The union representing Haines municipal employees has filed a grievance against the borough on behalf of police officers. The grievance stems from Assemblyman Tom Morphet’s decision to publicize accusations against the police department at an assembly meeting earlier this month.
Morphet gathered accounts of police interactions he had heard about from four different people. All described negative experiences with Haines officers. The accounts allege the police outed a confidential informant, harassed a mentally handicapped person and used aggressive tactics during traffic stops.
Two accounts included the names of officers.
Morphet first brought the allegations to interim borough manager Brad Ryan. But about a week later, he decided to make them public at an assembly meeting.
“This behavior raises legitimate questions about how the police interact with residents here,” Morphet said at the meeting.
He says he released the accounts publically because he is one of three assembly members under threat of recall and doesn’t know how much time he has left in his position.
“I think I would have waited had there not been a recall,” Morphet said. ” I was afraid that if these went to the borough and the police basically gave their side, there would never be a public accounting of this.”
Police Chief Heath Scott and Sgt. Josh Dryden condemned Morphet’s actions. Scott called it ‘disturbingly inappropriate’ and Dryden said he had contacted the Local 71 Union about what he thought was a violation of his employee rights.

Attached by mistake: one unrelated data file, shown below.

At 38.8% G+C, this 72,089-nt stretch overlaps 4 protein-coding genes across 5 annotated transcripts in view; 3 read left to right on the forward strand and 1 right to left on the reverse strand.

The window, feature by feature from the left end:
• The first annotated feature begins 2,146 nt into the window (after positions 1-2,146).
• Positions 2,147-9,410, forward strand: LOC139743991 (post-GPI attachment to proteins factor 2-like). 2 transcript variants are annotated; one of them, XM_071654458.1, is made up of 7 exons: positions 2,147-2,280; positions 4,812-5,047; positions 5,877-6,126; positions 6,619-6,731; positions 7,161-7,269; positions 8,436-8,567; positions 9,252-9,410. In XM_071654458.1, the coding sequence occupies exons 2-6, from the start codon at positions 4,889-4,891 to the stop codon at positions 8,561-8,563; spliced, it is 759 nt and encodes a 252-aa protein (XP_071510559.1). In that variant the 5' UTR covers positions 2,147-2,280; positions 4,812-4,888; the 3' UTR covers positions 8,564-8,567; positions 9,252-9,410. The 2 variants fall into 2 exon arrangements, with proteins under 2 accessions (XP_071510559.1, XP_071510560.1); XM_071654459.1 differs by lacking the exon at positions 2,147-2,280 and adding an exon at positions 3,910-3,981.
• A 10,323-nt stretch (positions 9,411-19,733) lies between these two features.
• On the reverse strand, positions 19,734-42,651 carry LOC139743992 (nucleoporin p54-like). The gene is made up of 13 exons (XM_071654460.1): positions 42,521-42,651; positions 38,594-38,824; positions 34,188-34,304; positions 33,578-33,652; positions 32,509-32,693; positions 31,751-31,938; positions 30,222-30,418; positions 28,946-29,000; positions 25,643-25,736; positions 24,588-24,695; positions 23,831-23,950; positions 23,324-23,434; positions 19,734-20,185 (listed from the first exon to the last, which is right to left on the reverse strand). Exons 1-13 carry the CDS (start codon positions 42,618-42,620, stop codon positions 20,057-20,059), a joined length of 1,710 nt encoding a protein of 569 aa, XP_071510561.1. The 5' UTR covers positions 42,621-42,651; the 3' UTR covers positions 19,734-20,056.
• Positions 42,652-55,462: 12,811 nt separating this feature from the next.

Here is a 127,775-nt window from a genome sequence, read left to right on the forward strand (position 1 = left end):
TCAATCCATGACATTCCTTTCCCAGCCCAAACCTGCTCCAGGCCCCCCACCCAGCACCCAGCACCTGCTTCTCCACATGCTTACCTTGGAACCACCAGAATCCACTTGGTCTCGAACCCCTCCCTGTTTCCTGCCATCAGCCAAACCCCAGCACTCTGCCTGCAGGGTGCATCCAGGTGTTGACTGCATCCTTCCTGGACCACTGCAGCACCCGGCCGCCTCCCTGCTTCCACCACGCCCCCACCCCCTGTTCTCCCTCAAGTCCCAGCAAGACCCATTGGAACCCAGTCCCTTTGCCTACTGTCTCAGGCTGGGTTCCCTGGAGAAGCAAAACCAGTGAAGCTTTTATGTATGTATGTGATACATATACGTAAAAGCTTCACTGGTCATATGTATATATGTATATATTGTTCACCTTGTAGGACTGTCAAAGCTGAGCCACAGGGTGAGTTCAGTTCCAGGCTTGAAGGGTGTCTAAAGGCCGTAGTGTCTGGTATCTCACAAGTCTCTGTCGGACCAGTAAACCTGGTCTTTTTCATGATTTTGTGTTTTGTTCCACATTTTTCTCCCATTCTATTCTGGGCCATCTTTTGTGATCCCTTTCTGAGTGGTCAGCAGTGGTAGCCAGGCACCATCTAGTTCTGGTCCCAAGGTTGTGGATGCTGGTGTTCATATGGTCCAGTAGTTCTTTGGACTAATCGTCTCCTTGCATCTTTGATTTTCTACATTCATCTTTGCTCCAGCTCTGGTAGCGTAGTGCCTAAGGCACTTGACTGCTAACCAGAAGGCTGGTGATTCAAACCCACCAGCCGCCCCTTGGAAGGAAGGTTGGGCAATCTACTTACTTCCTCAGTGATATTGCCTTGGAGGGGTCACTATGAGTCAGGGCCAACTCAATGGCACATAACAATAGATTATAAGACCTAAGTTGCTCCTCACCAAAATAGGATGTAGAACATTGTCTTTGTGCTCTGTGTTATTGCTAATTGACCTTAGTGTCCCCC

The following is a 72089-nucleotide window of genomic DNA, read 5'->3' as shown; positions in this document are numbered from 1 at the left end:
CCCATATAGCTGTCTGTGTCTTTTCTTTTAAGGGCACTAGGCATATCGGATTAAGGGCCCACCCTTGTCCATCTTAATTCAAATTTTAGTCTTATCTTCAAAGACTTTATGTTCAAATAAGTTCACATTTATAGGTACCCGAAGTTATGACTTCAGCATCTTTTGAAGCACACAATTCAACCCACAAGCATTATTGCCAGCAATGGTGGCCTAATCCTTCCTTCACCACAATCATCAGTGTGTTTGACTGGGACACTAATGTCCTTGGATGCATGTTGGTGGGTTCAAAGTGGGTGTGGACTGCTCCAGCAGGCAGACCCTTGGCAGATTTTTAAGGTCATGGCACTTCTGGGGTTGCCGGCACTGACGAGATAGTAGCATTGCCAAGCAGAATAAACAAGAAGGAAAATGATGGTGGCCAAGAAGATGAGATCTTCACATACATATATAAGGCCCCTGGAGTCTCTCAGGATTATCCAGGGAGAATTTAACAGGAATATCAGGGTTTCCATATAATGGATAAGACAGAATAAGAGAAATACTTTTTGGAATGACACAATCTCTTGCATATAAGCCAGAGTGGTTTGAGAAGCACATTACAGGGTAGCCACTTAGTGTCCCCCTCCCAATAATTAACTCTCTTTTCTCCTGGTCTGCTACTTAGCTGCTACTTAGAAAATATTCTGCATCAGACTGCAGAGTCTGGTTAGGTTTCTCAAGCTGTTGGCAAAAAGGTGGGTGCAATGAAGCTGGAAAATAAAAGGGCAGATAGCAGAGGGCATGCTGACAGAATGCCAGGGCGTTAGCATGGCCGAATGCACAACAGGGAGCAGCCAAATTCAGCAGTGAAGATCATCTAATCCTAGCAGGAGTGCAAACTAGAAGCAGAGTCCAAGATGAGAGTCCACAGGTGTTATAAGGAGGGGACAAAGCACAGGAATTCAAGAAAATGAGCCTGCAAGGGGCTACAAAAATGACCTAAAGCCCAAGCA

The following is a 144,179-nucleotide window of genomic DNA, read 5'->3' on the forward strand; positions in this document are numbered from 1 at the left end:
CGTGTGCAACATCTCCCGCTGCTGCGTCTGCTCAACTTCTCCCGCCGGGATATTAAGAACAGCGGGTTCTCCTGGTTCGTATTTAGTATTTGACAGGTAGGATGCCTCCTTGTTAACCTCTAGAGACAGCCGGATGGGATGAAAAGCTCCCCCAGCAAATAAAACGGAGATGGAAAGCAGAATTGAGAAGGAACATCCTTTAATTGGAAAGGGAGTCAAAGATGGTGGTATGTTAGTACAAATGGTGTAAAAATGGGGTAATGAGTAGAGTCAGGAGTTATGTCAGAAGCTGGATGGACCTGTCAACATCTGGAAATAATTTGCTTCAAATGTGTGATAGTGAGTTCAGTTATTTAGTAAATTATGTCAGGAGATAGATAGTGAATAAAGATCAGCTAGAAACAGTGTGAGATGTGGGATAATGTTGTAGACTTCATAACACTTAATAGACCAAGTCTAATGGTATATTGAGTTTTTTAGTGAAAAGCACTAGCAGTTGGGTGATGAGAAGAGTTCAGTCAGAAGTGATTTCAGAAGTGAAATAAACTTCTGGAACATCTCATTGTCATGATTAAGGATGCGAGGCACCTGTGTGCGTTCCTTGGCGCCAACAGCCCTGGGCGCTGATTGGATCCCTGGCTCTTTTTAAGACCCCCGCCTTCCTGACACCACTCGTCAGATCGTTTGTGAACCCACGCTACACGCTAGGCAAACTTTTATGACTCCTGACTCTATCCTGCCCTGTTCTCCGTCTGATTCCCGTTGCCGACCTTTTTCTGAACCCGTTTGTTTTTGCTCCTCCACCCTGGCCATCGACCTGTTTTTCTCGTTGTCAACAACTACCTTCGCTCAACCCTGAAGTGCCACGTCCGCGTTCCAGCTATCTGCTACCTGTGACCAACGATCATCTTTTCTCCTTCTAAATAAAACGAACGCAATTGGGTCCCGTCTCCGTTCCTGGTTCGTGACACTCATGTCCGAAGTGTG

Union Representative Tom Brice agreed.
“In my mind this was a clear violation the second [Morphet] brought these complaints out in public after he had already submitted them for investigation,” Brice said. “It’s not an assembly member’s position to go out and harangue the employees.”
Brice sent out a press release Tuesday announcing that he filed a grievance on behalf of the police officers for violation of the employee’s contract.
Brice says borough code and the bargaining agreement are clear that personnel matters are confidential.
“In America, we all have right to due process,” Brice said. “What that means is that if an employee has complaints lodged against them, they have the right to address those complaints. Using the assembly chambers to attack a department in the manner that occurred on April 11 was just wrong. It’s demoralizing, it’s unethical. And frankly it violates code and contract.”
Morphet disagrees that the complaints he brought to the manager qualify as personnel records. He says the police work for the public in public, and that criticism against them shouldn’t be confined behind closed doors.
“The police have enormous power in our society,” Morphet said. “They wear a badge, they carry guns. I think they’re big guys. They can stand up to a bit of criticism.”
With the filing of a grievance, Brice says the union is asking for a public apology from Morphet, a censure of his actions from the full assembly and possibly training for the assembly on how to deal with personnel issues.
The grievance process starts with discussions between the union and borough manager. If it is not settled, it may move to the mayor and personnel committee. Arbitration is the last resort.
Morphet says he does regret including the names of officers in a couple of the complaints. He says his intention wasn’t to initiate a ‘witch hunt’ against certain officers, but to start a conversation about how police are treating the public.